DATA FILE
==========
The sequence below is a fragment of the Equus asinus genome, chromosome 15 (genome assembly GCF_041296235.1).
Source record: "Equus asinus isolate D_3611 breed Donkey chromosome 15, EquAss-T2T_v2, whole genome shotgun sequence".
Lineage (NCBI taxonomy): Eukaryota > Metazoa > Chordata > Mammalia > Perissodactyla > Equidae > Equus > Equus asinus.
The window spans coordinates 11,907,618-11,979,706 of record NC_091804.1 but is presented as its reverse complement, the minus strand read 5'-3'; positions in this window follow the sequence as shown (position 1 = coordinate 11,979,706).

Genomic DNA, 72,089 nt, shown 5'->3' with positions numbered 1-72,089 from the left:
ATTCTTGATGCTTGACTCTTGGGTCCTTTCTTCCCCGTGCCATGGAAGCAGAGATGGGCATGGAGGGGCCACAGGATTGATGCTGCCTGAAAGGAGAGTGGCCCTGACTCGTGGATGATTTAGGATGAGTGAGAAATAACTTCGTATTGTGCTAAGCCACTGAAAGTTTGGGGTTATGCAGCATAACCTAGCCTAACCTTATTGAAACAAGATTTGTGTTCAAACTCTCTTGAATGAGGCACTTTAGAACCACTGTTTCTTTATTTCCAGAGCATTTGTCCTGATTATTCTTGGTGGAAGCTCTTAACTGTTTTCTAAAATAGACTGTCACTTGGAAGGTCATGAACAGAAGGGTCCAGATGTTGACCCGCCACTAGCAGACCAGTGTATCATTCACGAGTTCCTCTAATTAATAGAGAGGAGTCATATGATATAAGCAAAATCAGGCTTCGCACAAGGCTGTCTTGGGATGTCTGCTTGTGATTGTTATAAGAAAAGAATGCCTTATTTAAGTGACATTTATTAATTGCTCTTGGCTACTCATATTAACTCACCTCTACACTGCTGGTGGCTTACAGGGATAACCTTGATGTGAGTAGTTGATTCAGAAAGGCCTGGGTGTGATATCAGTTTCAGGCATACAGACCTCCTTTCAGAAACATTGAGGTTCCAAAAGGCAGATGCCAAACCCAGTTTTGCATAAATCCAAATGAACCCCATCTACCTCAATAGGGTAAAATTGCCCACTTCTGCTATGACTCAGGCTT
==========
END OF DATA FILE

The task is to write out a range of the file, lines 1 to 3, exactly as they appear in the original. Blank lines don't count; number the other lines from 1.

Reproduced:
The sequence below is a fragment of the Equus asinus genome, chromosome 15 (genome assembly GCF_041296235.1).
Source record: "Equus asinus isolate D_3611 breed Donkey chromosome 15, EquAss-T2T_v2, whole genome shotgun sequence".
Lineage (NCBI taxonomy): Eukaryota > Metazoa > Chordata > Mammalia > Perissodactyla > Equidae > Equus > Equus asinus.